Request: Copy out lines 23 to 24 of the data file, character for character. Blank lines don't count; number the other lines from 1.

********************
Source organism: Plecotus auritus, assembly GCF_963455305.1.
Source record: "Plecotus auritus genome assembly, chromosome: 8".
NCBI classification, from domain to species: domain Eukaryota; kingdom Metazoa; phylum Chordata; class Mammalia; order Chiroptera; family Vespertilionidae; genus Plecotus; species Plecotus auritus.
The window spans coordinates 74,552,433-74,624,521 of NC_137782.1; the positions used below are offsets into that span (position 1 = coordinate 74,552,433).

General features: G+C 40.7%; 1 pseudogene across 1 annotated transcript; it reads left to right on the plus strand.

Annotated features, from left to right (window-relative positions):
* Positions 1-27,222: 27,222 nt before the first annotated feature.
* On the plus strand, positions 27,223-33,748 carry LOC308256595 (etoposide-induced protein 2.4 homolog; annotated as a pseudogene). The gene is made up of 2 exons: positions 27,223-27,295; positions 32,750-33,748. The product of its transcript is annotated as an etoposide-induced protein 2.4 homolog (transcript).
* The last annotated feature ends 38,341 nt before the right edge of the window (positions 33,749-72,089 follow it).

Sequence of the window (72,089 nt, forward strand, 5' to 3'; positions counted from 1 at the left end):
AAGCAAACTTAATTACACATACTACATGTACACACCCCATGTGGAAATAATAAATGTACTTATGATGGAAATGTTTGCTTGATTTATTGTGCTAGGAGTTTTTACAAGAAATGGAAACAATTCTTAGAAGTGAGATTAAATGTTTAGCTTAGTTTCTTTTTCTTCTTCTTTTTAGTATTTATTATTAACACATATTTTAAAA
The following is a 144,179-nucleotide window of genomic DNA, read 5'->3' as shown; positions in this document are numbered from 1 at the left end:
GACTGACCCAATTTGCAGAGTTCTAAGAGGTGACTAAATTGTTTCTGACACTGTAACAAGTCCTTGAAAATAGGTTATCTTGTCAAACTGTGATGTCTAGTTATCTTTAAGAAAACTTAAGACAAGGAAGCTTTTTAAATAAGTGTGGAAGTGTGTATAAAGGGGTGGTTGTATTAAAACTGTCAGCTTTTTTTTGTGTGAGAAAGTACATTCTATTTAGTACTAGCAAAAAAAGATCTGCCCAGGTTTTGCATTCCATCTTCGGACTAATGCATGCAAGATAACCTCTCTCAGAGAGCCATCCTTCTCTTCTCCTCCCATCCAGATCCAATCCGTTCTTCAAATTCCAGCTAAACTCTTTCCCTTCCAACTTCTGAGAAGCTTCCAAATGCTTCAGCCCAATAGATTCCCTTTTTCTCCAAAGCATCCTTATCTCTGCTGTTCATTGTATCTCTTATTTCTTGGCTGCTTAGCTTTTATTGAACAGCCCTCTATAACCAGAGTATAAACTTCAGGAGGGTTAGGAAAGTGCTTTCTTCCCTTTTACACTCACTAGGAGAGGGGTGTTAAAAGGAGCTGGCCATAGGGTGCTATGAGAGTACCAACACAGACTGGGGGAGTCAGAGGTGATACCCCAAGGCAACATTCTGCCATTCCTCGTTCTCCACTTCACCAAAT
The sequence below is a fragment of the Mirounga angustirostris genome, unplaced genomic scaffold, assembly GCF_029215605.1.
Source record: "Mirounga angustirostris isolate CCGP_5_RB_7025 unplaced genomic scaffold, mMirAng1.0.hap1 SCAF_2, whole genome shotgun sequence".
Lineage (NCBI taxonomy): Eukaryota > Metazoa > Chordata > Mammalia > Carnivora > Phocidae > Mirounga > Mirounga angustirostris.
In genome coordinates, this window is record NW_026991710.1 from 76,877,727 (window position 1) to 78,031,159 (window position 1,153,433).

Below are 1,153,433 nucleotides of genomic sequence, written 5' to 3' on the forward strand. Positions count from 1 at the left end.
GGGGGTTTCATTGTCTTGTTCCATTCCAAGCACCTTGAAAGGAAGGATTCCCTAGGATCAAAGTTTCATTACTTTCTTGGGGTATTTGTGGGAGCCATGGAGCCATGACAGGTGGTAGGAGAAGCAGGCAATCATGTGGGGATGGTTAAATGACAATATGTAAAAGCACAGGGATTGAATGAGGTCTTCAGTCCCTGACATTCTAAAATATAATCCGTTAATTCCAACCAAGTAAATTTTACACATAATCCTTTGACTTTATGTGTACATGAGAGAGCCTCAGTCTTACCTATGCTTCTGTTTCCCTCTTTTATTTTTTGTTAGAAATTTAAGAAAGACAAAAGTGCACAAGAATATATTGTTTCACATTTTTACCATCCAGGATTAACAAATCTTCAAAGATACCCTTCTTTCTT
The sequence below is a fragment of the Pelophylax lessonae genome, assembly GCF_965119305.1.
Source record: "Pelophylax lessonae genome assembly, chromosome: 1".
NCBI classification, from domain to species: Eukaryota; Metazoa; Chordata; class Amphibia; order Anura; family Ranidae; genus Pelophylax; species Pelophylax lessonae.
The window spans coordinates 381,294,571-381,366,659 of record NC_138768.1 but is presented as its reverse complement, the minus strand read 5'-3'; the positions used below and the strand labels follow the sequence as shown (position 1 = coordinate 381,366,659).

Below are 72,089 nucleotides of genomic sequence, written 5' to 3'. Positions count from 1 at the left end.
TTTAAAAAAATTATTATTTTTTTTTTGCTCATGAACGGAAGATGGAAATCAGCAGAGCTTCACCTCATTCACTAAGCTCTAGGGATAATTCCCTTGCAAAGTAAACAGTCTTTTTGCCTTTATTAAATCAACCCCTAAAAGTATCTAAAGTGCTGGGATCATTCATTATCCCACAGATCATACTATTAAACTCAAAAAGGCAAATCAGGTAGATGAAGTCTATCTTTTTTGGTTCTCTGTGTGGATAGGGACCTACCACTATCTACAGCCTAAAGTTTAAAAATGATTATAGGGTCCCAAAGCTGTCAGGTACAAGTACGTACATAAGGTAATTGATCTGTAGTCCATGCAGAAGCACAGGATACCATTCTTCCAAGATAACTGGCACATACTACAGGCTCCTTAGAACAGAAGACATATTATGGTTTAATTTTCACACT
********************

The window spans coordinates 381,294,571-381,366,659 of record NC_138768.1 but is presented as its reverse complement, the minus strand read 5'-3'; the positions used below and the strand labels follow the sequence as shown (position 1 = coordinate 381,366,659).

Below are 72,089 nucleotides of genomic sequence, written 5' to 3'. Positions count from 1 at the left end.